Today we pay tribute to
John Ngugi Kamau (born 10 May 1962), is a former Kenyan long-distance runner, often called one
of the greatestcross country runners of all time and winner of the 5000 metres at the 1988 Summer
Born in Kigumo, Muranga District, John Ngugi’s earliest international successes came at the World
Cross Country Championships, where he won a record four consecutive titles between 1986 and
1989 and five titles overall.
Ngugi established himself as a track runner when he won his heat of the 5000 m at the 1987 World
Championships inRome. In the final, Ngugi took the lead during the second kilometre, but despite his
front running tactics, he was outsprinted in the finish, finishing in a disappointing twelfth place. He
won 5000 metres race in the 1987 All-Africa Games held in Kenya.
At the Seoul Olympic Games, Ngugi took the lead after the kilometre and achieved a 50 m lead.
Although his lead was reduced when the expected sprints came in the last lap, Ngugi still managed
to win by 30 metres.
At the 1990 Commonwealth Games in Auckland, New Zealand, Ngugi tried exactly the same tactics
which had won him the Olympic gold medal. Although he tripped and fell after only two laps and lost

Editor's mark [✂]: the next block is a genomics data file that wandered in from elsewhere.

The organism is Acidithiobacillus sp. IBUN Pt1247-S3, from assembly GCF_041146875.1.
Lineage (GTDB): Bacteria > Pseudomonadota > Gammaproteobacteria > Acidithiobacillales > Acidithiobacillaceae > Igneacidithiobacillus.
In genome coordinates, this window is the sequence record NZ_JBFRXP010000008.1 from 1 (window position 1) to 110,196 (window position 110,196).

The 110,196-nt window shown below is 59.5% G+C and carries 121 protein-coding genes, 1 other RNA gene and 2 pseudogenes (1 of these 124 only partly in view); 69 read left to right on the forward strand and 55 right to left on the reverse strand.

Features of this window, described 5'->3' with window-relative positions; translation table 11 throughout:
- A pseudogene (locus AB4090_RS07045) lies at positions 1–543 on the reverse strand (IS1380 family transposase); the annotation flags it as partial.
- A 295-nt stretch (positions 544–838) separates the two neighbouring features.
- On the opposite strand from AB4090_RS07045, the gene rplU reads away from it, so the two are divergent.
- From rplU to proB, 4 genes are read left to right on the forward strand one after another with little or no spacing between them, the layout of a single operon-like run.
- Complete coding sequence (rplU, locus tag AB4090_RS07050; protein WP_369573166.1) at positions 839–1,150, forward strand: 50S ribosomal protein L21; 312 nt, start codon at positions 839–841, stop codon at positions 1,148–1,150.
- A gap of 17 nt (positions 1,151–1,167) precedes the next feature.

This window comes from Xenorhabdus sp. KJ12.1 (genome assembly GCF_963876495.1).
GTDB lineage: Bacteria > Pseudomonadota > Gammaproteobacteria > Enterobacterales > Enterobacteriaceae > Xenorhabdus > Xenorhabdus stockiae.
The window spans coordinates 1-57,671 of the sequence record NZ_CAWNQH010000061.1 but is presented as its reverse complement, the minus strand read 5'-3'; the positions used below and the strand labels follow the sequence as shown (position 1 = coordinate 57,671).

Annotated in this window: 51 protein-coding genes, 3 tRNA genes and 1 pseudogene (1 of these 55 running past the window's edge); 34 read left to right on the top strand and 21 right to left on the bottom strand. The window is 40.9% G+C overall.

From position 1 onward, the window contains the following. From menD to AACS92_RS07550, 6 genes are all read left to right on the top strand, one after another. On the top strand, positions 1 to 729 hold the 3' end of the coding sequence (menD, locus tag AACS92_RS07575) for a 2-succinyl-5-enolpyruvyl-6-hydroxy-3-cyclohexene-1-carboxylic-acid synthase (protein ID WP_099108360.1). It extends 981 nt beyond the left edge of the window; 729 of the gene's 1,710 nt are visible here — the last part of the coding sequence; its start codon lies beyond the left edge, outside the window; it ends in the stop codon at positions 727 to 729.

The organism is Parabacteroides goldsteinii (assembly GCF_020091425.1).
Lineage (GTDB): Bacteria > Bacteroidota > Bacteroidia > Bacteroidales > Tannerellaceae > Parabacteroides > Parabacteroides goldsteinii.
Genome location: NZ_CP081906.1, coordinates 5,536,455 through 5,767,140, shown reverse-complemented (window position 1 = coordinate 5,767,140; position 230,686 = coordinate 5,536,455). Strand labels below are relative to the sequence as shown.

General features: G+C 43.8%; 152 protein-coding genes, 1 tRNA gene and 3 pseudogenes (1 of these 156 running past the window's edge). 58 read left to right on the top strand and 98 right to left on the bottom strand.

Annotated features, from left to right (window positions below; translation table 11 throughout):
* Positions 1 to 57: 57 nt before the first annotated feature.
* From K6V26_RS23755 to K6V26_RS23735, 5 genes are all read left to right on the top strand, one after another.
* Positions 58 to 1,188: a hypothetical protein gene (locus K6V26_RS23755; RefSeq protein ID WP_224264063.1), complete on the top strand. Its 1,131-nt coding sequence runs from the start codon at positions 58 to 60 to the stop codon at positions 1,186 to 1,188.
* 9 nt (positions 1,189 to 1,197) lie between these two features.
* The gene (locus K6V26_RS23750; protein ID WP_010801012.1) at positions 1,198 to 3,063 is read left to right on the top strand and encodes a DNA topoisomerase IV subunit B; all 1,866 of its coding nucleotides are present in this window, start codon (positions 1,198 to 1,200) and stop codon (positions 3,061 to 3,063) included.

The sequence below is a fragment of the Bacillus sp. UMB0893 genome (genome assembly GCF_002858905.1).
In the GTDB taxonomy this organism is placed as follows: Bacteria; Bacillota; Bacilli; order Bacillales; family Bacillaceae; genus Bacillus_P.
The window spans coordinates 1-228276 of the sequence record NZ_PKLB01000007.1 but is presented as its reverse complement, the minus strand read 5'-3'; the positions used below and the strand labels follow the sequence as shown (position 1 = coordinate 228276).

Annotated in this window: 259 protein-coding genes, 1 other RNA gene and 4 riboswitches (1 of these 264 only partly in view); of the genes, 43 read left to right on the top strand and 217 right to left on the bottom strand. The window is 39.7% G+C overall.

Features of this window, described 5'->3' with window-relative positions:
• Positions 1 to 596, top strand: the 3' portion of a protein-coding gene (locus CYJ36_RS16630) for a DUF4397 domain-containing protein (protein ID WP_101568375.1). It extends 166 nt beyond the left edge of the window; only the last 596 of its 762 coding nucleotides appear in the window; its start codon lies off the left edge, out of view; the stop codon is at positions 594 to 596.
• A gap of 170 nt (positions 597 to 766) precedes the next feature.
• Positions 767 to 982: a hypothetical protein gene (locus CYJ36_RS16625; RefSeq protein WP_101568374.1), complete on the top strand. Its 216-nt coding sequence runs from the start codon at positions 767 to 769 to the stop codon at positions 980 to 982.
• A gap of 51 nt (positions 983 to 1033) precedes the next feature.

35 m on the rest of the field, he managed to catch the leading group and establish a gap of 40 m at
the bell. But in this time, that wasn’t enough, as Andrew Lloyd from Australia won by a mere
0.08 seconds in an incredible finishing burst.
Ngugi returned in 1992 to capture the World Cross Country title for the fifth time. That was his final
appearance at a major international championships before his retirement.
In 1993 Ngugi refused to take an out-of-competition drug test, and he then received a four-year
suspension for the infraction. He contested the ruling, spending $80,000 of his own money to fight
his case in Monaco. His ban was later reduced as it was judged that the Kenya Athletics
Federation had not followed its duty of educating its athletes about out-of-competition testing and
that Ngugi had a limited education. However, the long battle to contest the decision brought an end
to his running career as his physical fitness had heavily declined over the period.